The Government has announced a change to the categorisation of “small” businesses to reduce the amount of regulatory compliance (or “red tape”) required. Currently, SMEs (those with fewer than 250 employees) are exempt from certain regulations – such as the obligation to comply with gender pay reporting. With effect from 3 October, these exemptions will be widened to apply to businesses with fewer than 500 employees.
The use of social media platforms and applications can have overwhelmingly positive benefits for public bodies. However, regulatory action recently taken by the Information Commissioner, has highlighted various pitfalls that public bodies should seek to avoid if allowing staff to use social media as a communication tool.
Whilst the weather conditions are predicted to be cooling down this week, the Health and Safety Executive (HSE) is asking employers and businesses to consider adapting to recurrent warmer weather conditions for the safety and benefit of their staff. It asks employers to ensure that extreme heat becomes a firm part of longer term risk management. Climate change in any event is something all businesses will need to consider as the warmer weather becomes more frequent - extreme heat is something that will impact employers on a day to day basis.
In this session, our speakers discussed the Fitness to Practise Regime and how we can help.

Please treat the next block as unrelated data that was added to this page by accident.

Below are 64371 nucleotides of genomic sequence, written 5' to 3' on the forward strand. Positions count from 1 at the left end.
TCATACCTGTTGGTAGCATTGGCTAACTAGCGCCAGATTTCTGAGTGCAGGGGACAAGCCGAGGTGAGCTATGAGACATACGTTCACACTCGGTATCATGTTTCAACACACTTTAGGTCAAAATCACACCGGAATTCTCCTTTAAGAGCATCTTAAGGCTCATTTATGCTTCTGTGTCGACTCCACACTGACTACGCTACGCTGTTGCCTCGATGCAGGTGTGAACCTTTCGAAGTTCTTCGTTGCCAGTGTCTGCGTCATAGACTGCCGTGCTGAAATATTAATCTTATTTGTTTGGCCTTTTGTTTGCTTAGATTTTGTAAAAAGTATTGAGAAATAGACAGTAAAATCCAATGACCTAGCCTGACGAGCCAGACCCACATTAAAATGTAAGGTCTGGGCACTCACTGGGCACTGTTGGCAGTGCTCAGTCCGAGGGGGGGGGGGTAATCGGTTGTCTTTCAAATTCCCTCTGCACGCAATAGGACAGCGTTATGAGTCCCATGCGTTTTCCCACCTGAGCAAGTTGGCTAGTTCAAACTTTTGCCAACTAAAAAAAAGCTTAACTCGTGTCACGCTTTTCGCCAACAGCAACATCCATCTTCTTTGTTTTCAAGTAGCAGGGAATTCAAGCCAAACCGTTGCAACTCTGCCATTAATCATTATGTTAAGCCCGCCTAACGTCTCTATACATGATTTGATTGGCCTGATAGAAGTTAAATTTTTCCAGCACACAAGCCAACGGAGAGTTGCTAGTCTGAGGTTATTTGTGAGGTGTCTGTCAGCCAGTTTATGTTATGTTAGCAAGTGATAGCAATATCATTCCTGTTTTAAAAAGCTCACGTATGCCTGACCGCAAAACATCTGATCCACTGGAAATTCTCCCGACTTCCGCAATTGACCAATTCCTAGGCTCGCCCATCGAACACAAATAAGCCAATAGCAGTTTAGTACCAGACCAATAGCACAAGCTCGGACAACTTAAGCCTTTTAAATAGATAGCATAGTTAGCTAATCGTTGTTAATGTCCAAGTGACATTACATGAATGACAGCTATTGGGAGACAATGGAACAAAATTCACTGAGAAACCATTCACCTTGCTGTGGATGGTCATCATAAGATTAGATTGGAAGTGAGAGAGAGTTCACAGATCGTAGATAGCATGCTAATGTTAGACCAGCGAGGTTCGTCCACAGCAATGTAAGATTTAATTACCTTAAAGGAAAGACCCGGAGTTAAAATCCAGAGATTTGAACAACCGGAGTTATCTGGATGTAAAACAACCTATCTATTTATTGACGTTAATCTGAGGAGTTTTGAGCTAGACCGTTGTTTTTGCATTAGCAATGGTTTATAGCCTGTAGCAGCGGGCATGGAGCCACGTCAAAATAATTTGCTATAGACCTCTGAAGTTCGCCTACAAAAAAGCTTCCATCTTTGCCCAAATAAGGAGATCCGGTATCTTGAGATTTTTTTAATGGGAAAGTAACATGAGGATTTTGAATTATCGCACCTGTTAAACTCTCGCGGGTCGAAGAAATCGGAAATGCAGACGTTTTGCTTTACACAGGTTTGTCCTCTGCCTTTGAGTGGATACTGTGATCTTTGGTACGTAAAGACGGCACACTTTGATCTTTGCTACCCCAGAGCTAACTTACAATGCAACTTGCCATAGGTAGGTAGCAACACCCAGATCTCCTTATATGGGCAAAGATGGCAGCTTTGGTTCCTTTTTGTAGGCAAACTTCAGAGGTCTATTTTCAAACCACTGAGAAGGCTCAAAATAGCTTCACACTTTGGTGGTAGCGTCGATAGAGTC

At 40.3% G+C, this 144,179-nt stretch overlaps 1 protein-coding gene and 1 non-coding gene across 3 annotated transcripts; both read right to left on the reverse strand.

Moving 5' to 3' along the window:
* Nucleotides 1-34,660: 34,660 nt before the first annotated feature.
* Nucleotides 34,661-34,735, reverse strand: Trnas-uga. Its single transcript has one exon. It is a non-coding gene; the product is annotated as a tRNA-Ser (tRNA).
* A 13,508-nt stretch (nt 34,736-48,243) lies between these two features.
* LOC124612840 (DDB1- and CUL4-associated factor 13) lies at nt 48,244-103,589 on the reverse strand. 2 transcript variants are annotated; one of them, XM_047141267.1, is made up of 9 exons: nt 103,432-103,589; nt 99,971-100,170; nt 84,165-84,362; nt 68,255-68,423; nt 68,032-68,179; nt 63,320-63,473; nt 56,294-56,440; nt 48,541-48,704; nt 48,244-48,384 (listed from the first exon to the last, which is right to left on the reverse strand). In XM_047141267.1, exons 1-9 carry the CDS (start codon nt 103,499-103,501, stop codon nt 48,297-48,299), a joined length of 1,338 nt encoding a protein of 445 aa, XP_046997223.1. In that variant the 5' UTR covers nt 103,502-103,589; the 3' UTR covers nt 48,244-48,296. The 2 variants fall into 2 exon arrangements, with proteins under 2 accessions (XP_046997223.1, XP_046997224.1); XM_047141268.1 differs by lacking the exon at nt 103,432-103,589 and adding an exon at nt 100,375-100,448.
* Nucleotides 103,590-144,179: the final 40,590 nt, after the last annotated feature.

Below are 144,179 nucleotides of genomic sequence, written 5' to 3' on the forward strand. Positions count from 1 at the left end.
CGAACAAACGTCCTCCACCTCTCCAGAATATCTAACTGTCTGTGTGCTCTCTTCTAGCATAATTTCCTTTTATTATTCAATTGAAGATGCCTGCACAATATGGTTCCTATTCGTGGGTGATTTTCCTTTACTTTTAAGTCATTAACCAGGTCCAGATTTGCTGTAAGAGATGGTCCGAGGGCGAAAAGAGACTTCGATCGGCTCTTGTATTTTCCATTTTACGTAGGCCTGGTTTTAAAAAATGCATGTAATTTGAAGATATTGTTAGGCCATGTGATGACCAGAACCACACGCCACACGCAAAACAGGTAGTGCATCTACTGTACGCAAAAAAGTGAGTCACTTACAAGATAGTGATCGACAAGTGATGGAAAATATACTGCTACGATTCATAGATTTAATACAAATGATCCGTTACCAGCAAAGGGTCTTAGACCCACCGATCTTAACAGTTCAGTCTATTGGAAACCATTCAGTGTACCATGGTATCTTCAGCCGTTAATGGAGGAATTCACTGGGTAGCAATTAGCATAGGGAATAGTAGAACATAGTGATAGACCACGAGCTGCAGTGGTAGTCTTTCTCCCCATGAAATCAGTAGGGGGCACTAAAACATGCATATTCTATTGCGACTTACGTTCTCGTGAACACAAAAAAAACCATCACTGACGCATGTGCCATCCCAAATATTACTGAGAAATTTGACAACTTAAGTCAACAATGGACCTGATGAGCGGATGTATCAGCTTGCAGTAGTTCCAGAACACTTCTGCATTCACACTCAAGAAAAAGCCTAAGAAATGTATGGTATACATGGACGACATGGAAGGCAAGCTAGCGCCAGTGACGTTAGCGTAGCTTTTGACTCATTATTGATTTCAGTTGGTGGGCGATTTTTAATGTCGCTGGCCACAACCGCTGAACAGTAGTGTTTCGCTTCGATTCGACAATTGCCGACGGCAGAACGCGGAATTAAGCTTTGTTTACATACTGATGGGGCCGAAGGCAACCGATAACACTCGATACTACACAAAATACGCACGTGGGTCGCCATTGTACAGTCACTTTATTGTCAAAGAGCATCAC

The Building Safety Act 2022 received Royal Assent on 28 April 2022 (“Act”). The government has described the reforms introduced by the Act as “the biggest changes to building safety regulation in a generation”. For once the hype is justified.
The Federation of Small Businesses (FSB) has released a report setting out the impact of new and changing regulations arising from the pandemic on small businesses across the UK.
We have created a summary of the recommendations and consistent themes which we are now starting to see becoming more embedded in public sector procurement practices.
Public sector and private sector organisations, particularly those who meet the £36 million threshold, are encouraged to review their approach to combating modern slavery in their organisation and its supply chains before the Modern Slavery Bill becomes law.
In anticipation of the adoption of the Building Safety Bill, our specialist compliance and regulatory team will give an overview of the measures proposed in the Bill.
The new regime introduced by the Act will take shape over the next 18 months, but those who design, build or manage high rise buildings are being urged to get ready for the changes to be introduced through the act.
There are a number of factors which have contributed to the crisis including the huge increase in wholesale natural gas prices, which have risen some 250% since the start of 2021. Since the start of last year, over 30 energy firms have gone bust in the UK alone.
Financial crime is an increasing threat to all organisations. The modes of facilitating fraud have become easier. Being a victim of fraud as an organisation risks significant financial consequences, but also serious reputational harm and loss of stakeholder confidence.
In March the government proposed a number of changes to the Building Safety Bill. The new amendments propose additional protection for leaseholders to prevent them from being charged for cladding work if they own up to three properties.
The HSE has announced a campaign targeting health and safety in the construction industry in Birmingham. The Campaign is in response to a significant increase in development across the city, partly as a result of preparations for the 2022 Commonwealth Games.